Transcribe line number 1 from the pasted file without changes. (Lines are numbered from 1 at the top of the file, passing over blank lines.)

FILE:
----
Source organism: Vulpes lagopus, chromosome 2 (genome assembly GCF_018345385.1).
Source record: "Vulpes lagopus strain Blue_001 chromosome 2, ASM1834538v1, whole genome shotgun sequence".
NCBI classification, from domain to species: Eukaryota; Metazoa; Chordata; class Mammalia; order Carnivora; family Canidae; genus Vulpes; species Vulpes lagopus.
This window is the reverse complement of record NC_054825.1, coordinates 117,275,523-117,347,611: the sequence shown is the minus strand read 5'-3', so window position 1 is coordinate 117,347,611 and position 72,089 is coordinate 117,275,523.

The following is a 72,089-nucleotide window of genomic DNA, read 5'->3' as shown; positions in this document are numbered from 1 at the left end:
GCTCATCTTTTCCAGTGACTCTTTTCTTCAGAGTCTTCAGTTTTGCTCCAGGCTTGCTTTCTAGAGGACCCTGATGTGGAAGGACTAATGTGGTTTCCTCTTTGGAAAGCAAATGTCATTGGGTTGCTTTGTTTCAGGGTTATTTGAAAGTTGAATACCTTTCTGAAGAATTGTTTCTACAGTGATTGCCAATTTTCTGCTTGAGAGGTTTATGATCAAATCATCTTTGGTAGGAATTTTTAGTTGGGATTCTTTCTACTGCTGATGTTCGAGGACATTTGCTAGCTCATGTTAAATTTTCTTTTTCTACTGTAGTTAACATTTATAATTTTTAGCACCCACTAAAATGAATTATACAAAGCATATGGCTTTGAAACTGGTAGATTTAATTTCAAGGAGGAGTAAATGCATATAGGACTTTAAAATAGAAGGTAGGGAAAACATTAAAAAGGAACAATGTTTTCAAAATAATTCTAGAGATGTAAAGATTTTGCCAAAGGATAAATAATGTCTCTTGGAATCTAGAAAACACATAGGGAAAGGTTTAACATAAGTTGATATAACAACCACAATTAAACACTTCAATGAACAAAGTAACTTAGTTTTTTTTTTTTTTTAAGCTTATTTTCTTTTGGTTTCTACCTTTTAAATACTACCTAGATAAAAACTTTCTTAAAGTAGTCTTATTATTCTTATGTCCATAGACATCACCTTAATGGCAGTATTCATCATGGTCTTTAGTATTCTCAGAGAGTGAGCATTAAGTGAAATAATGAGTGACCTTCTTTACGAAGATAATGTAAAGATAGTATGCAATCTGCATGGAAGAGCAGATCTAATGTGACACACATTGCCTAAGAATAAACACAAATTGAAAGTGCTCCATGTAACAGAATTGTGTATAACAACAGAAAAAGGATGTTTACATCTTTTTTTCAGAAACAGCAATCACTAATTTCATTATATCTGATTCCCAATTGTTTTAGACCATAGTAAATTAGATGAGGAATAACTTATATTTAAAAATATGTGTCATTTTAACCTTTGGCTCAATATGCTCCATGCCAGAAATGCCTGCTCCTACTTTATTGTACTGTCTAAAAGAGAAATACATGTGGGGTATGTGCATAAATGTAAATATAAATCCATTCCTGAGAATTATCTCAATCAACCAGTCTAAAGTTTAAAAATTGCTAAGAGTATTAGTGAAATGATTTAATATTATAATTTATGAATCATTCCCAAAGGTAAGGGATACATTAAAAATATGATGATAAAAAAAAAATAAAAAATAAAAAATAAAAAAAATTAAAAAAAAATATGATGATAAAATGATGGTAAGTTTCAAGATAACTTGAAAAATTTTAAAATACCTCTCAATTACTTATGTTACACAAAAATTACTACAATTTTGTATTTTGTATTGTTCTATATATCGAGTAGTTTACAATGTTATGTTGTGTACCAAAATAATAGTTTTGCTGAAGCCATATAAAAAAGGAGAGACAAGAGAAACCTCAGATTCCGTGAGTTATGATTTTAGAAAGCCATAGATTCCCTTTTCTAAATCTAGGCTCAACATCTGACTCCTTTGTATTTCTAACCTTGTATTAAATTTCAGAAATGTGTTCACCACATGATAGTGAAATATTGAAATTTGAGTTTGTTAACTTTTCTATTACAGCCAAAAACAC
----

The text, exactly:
Source organism: Vulpes lagopus, chromosome 2 (genome assembly GCF_018345385.1).